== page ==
They must also be familiar with the technical and theoretical issues related to the creation of an informational basis. You could build a wonderful system, but it will be nothing but a “toy” if it lacks relevant, credible and sufficient information. We need a good product that will perform its functions – relieve government employees of their chores and grant them the time they need to solve administrative issues.

And, finally, one more task that we will soon begin to address can be found in the new Development Strategies for Russian Information Society from 2017 to 2030. This document includes a number of new terms, such as internet of things, digital economics, knowledge society, etc. These are areas in which information systems are already being developed. One of the main tasks that stands out in the document is imports phase-out, a transition to domestic hardware and software. This is a long-term process, but the fundamentals of its implementation – which are the creation and introduction of Russian-made software and technology – must be included in today’s Master’s degree programs. Because soon enough these graduates will begin to work on bringing these strategies to life.

So the need to be ready to perform this variety of tasks is what makes working in the state system, in governmental agencies, so different from working in a private company?

There definitely is a difference, and it’s in everything – in the development process, in how we service and operate a system. I’ll start with an easy example: in our system the specialists work 24 hours a day. You can’t just come to a data analysis center at nine in the morning and leave after six. When you work in a government facility, you need to understand the principles of system maintenance and round-the-clock support. You also need to be able to work with technical and normative documents. It’s a completely different level of responsibility.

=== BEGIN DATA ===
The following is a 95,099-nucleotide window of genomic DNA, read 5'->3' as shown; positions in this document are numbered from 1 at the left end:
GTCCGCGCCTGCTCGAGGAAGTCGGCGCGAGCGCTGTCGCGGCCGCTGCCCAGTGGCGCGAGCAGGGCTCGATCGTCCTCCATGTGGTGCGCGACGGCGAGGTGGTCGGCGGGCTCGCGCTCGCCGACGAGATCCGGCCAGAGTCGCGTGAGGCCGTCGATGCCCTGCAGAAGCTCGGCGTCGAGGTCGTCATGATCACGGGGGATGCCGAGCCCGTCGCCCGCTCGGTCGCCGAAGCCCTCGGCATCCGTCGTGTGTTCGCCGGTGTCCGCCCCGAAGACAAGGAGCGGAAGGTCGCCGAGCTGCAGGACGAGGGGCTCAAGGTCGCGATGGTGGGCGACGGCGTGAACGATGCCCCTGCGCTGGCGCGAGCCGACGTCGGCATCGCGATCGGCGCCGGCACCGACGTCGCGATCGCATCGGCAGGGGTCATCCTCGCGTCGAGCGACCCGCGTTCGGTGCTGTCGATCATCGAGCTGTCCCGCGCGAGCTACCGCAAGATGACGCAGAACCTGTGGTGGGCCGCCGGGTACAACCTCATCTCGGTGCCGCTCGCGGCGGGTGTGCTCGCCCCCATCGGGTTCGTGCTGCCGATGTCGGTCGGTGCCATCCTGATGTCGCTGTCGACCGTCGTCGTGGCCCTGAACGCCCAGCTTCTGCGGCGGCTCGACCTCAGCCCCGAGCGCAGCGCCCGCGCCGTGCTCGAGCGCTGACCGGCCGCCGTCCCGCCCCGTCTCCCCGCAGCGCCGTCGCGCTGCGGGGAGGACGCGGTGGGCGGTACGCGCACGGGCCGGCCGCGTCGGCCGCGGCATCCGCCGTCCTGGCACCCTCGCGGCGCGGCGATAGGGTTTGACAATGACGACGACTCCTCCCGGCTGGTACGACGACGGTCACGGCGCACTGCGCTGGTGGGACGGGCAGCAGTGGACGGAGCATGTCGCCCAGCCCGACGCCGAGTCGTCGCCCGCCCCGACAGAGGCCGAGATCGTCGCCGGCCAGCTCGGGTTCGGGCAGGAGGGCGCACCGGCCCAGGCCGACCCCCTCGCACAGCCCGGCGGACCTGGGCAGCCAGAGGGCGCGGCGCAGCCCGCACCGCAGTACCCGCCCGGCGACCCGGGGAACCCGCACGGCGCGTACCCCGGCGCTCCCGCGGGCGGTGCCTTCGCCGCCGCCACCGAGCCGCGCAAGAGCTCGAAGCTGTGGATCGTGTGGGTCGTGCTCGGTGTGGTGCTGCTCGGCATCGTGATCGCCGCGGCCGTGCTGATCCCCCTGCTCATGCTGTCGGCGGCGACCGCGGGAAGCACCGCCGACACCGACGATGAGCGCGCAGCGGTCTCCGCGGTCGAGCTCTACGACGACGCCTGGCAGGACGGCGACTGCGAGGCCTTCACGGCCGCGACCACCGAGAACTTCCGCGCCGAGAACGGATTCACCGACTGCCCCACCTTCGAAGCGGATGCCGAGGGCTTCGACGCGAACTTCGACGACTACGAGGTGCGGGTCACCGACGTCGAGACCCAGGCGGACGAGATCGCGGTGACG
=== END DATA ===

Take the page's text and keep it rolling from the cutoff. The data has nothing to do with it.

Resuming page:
In terms of creation and functioning of information systems, the difference is that they are all “legitimate” and are based on a law – a regional or a federal one, or, alternatively, a decree from the government of St. Petersburg. These things, too, need to be taken into account when training Master’s students – we need to teach them to compile bid documentation, take part in auctions, receive deliverables from developers – and it all needs to be very precise, from documentation guidelines to the content. Everything must be done according to government contracts. That is why there needs to be a multi-faceted system for training such specialists who could just come to a government office or any other state institution and immediately get to work.

Which specific tasks is the St. Petersburg Information and Analytics Center working on right now?

In our work we follow the goals set by the Development Strategies. There are 17 state programs, in five of which the City Committee on IT and Communication plays a direct part, and therefore do we. The top priority is this: there are two main parts to the executive government agencies’ authority: public services and public functions.